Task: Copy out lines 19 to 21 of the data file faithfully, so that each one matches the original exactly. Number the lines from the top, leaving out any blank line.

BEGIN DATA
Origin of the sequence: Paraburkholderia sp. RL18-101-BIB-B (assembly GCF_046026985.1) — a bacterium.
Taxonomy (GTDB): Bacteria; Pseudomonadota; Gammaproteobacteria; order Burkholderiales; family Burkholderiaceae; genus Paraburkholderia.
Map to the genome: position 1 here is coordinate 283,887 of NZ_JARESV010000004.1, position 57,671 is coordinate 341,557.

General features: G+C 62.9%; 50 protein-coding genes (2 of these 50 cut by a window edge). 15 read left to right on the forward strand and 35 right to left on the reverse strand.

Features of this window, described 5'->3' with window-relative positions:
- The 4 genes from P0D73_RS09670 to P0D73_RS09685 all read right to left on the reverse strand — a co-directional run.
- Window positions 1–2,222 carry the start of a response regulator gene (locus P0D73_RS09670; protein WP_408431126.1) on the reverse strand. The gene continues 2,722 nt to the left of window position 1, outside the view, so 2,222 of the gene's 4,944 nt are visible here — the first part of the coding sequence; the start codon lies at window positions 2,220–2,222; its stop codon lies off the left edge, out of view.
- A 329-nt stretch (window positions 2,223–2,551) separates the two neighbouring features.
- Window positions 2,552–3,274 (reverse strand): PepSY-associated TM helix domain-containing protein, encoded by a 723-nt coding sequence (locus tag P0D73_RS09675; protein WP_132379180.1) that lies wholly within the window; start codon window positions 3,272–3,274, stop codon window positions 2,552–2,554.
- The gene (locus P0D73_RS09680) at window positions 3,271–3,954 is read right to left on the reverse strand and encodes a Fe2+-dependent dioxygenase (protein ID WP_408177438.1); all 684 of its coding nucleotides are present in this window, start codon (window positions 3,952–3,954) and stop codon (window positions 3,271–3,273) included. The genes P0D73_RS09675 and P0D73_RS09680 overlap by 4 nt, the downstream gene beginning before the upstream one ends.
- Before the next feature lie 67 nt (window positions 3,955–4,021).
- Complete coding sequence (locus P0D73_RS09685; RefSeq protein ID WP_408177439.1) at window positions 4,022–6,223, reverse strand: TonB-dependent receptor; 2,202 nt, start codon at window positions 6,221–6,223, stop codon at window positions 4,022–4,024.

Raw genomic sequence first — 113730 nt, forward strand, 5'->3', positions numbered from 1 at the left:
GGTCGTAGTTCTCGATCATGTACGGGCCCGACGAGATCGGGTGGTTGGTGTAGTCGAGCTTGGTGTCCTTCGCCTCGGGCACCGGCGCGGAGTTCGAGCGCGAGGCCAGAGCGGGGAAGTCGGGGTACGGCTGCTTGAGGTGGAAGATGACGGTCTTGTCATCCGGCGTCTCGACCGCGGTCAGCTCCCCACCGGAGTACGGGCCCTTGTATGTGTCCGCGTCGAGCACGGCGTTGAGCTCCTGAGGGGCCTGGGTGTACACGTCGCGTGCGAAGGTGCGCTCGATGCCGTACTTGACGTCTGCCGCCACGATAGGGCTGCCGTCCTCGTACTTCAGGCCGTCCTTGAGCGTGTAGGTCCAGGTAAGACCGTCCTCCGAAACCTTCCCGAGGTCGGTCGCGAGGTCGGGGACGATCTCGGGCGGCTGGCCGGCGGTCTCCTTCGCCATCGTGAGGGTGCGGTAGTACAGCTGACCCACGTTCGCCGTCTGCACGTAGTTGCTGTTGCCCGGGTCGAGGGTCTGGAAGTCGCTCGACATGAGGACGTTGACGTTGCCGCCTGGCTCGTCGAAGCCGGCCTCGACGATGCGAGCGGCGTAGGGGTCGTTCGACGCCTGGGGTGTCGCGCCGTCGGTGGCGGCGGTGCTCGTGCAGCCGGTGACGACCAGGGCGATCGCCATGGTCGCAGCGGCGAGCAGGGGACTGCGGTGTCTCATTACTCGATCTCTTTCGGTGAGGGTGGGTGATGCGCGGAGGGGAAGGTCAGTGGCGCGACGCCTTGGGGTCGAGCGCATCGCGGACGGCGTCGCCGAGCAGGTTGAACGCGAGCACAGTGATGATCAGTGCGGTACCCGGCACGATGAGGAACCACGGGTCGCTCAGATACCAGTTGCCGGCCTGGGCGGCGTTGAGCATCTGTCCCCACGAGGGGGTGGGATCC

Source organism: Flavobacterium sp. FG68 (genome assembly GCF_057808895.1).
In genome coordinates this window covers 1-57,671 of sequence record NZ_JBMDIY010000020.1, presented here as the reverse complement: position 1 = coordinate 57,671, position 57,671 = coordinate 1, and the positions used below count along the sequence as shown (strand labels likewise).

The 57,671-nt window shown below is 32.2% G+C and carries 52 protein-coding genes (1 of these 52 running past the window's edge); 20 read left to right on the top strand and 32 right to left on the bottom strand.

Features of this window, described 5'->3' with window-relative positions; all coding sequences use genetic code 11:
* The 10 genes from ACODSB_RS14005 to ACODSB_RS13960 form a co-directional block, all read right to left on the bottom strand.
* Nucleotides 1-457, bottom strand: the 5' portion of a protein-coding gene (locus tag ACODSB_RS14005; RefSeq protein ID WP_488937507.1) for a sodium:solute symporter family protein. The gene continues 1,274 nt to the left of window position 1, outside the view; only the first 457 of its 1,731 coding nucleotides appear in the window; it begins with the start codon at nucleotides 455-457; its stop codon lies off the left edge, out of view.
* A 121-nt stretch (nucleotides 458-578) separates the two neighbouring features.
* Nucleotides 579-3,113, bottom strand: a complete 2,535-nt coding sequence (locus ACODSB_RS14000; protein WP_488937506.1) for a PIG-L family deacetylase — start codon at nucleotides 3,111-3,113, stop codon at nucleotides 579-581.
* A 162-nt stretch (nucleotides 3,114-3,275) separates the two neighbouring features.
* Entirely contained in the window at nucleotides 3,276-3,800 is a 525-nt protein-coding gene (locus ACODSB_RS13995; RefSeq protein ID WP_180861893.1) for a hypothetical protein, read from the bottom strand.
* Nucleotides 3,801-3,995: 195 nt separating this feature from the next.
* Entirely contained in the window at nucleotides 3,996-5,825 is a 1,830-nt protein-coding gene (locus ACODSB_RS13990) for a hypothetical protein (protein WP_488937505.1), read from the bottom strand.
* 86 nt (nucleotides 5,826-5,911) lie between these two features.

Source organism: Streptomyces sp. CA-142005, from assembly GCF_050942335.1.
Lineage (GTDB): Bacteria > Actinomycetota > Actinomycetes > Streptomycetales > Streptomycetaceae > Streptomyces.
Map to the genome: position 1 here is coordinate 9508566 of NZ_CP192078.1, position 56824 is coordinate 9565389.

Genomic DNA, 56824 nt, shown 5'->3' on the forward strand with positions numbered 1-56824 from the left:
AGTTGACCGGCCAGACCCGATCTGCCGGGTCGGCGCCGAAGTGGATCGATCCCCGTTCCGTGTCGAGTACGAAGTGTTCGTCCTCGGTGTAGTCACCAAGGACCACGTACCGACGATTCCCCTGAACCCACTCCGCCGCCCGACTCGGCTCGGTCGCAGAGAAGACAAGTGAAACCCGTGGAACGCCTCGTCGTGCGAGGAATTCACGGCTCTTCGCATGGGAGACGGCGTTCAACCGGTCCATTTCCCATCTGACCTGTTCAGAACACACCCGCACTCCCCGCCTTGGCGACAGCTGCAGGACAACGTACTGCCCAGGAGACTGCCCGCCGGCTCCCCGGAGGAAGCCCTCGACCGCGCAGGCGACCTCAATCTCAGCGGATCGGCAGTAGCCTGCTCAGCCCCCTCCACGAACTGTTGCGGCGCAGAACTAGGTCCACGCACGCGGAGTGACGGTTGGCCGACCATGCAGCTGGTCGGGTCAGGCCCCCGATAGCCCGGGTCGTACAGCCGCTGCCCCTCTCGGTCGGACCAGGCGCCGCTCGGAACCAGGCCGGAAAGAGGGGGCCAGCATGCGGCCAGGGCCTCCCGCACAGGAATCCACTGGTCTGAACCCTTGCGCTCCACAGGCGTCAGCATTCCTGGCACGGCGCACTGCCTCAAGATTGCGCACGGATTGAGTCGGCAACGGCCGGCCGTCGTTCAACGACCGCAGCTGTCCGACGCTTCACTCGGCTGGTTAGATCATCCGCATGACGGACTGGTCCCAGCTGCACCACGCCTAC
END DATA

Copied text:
* The 10 genes from ACODSB_RS14005 to ACODSB_RS13960 form a co-directional block, all read right to left on the bottom strand.
* Nucleotides 1-457, bottom strand: the 5' portion of a protein-coding gene (locus tag ACODSB_RS14005; RefSeq protein ID WP_488937507.1) for a sodium:solute symporter family protein. The gene continues 1,274 nt to the left of window position 1, outside the view; only the first 457 of its 1,731 coding nucleotides appear in the window; it begins with the start codon at nucleotides 455-457; its stop codon lies off the left edge, out of view.
* A 121-nt stretch (nucleotides 458-578) separates the two neighbouring features.